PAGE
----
Masterclass: Phil Ivey Reads Souls

By Donovan Panone | July 22, 2009

Situation: Head’s up at the Monte Carlo millions vs. Paul Jackson
Blinds: 12K/24K + 4K ante
Stacks: Phil has about a 4-1 chip lead.  Jackson has roughly $1 million in chips.

In this hand, we will play as if we are Phil Ivey. The big disclaimer here is that a hand like this does not come around very often. Analyzing it after the fact really doesn’t do it justice since it is based very heavily on Phil’s read on his opponent. But it is still a great example of putting your opponent on a hand, sensing weakness and trusting your instincts. It should also be noted that prior to this hand, Phil overheard Paul telling a friend that he was not going to let Phil push him around.


Jackson limps in with 5d6s, Ivey raises $60K more with qh8h and Jackson calls.

Analysis: Since this is head’s up play it’s a little harder to put each opponent on a hand without having been there to see the history between the players.  However, we can make some generalizations based on optimum head’s up strategy and what we know about our reads so far. As Ivey, we are raising about 3.5x the big blind.  Based on our 4-1 chip lead, we want to continue to put pressure on our opponent and since our opponent just limped in we could do this with a wide range of hands. Jackson calls after a brief pause so now we can assign his range to hands that weren’t strong enough to raise, but those he wanted to see a flop with. It is certainly possible that Jackson could be varying his betting pattenrs by limping with an Ace or some other big hand, but based on the chip counts it is more likely that he wanted to see the flop for cheap. Let’s put Jackson’s range as low-to-mid suited and unsuited connectors, one and two gapers 56-JT, Q2-Q8s, K2-K8 suited and off-suit (though he more than likely raises with a King). Based on hand strength and the need to build his stack, he probably raises all pairs Q9-QJ, K9-KQ and Ax.

The Flop:


The pot is now $176K. Phil makes a continuation bet of $80K and after contemplating for a while, Jackson raises to $170K. Ivey now re-raises to $320K and Jackson comes back over the top for $150K more. Ivey goes all-in and leaves Jackson no other choice but to fold.

Analysis: After Ivey’s continuation bet, Jackson is making a little over the minimum raise. On other flops this might be the sign of a strong hand because it’s deceiving, but in this case the board is showing a pair of Jacks making trips non-concealed. If he did have a Jack, he wouldn’t want Ivey to know it so he could maximize his winnings. He would he have more likely just called since he knows Ivey is capable of firing a second bullet on the turn. It’s certainly possible Jackson could have a Jack and is protecting against the flush draw, but if that was the case he would raise more so that Ivey didn’t have the odds to call. Also, there are only a couple of hands that would have not raised pre-flop and also called the raise pre-flop (J8, J9 and JT).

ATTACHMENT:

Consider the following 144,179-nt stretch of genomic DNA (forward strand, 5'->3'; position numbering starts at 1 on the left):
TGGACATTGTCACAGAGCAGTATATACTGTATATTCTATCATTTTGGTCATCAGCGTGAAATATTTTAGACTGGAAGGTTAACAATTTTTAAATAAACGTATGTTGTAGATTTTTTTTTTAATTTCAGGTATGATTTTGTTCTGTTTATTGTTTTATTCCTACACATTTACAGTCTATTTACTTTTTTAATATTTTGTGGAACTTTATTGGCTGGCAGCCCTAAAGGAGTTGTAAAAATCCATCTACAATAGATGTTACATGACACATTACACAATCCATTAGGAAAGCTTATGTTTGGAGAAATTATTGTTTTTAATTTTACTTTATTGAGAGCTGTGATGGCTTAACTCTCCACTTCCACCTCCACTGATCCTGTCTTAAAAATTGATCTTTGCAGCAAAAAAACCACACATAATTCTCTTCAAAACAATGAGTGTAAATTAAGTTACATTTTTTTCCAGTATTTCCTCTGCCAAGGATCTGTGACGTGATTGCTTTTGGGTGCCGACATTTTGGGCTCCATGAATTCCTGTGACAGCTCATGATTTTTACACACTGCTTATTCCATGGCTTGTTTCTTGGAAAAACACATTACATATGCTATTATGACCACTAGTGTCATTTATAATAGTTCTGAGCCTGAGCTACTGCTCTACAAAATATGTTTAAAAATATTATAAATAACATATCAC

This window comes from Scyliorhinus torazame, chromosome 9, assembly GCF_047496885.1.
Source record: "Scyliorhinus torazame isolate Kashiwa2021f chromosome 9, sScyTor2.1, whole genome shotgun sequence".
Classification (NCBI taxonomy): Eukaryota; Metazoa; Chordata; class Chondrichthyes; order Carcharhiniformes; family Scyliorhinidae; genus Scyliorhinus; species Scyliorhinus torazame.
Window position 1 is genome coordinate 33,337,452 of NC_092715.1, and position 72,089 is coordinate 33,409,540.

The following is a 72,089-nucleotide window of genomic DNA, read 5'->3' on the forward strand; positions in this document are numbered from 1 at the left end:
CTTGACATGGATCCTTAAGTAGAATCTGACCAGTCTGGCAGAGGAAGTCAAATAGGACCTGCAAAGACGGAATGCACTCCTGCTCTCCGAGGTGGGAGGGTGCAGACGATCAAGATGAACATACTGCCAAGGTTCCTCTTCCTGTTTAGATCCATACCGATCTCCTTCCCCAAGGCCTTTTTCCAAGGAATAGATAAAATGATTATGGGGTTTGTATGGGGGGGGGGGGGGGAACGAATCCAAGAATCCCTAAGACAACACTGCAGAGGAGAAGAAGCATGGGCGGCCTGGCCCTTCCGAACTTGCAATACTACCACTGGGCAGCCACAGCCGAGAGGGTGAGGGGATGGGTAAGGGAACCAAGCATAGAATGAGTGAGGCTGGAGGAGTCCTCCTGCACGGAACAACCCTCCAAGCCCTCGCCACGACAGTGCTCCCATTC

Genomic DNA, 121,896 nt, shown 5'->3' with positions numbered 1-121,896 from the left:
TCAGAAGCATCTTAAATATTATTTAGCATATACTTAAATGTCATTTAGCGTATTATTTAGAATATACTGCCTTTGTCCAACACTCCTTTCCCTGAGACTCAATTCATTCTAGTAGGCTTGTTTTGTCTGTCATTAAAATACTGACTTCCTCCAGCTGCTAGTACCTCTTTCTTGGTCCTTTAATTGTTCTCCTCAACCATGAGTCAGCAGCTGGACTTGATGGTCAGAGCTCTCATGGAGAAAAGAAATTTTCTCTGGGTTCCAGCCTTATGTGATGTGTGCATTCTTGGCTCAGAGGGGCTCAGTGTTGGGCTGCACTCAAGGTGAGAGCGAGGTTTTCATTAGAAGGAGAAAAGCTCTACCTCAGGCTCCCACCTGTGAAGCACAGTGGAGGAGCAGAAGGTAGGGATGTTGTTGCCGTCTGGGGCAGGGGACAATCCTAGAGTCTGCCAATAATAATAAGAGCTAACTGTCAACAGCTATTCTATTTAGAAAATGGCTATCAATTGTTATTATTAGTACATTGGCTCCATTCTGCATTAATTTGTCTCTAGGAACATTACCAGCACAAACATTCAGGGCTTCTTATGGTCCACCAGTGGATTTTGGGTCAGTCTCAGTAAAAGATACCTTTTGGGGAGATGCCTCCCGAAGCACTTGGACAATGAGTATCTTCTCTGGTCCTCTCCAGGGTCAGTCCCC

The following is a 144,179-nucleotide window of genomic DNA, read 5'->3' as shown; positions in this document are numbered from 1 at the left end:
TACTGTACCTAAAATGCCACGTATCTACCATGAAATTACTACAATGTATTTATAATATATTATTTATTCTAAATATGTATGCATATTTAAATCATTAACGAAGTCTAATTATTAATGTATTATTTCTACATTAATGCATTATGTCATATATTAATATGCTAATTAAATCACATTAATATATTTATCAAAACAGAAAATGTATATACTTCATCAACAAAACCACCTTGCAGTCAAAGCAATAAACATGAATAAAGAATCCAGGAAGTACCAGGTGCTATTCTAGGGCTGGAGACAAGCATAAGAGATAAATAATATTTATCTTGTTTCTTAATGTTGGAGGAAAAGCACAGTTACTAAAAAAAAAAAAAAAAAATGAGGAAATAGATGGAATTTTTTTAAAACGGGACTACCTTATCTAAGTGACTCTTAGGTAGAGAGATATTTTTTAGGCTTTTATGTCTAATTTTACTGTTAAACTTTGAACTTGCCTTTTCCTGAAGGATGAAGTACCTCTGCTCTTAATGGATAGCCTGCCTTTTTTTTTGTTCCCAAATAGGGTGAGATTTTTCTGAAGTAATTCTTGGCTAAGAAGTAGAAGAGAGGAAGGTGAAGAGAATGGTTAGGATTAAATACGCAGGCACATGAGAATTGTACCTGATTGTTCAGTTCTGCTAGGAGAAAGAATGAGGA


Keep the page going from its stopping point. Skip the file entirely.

So what hands can we put him on? He could have a 7 and he’s trying to see where he’s at. Maybe he limped with a big pair like QQ-AA and he’s afraid of the Jack? He could also be on a pure bluff. But, you can’t completely discount the possibility of some 4th level thinking going on and him actually having a Jack and raising to make Ivey think he didn’t have one.

So after Jackson’s first raise to $170K, Ivey re-raises to $320K for two purposes: One is because he doesn’t believe Jackson and he wants him to fold and the other is to gain more information about the strength of Jackson’s hand.

Jackson now raises the minimum again, only $150K more. While the concept of Jackson raising back here is scary, the size of his raise actually makes it less believable that he has a Jack. Also, his raise size is curious. If he really had a Jack here, why is he raising the minimum now that Ivey is showing strength? He only has $530K behind before the raise. If he had a Jack, wouldn’t he just call the raise and hope Ivey puts him all in on the turn? OR, he should think at this point that Ivey has a hand that can call an all-in with and could shove all-in. So basically, he’s raising an amount that leaves him chips if Ivey should come back over the top.

Let’s also look at physical poker tells. Ivey asks Jackson how much he has left. While he answers, he swallows big and keeps his hand over his mouth. He’s definitely nervous here. We’ve gotta remember also, Phil overheard Paul Jackson on the break say he wasn’t going to let Phil push him around. Not that this is a cut & dry hand, but once you factor everything together, Ivey makes a great read and comes to the logical conclusion that Jackson can’t call off his remaining chips without a Jack in his hand.

By Donovan Panone

Donovan started playing poker in 2004 and is an experienced tournament and cash game player who has a passion for teaching and helping others improve their game.


One Response to “Masterclass: Phil Ivey Reads Souls”

  1. MPT
    July 22, 2009 at 7:38 am

    This is great play and I like the balls shown by BOTH players. Ivey of course is the king though. Neat analysis!

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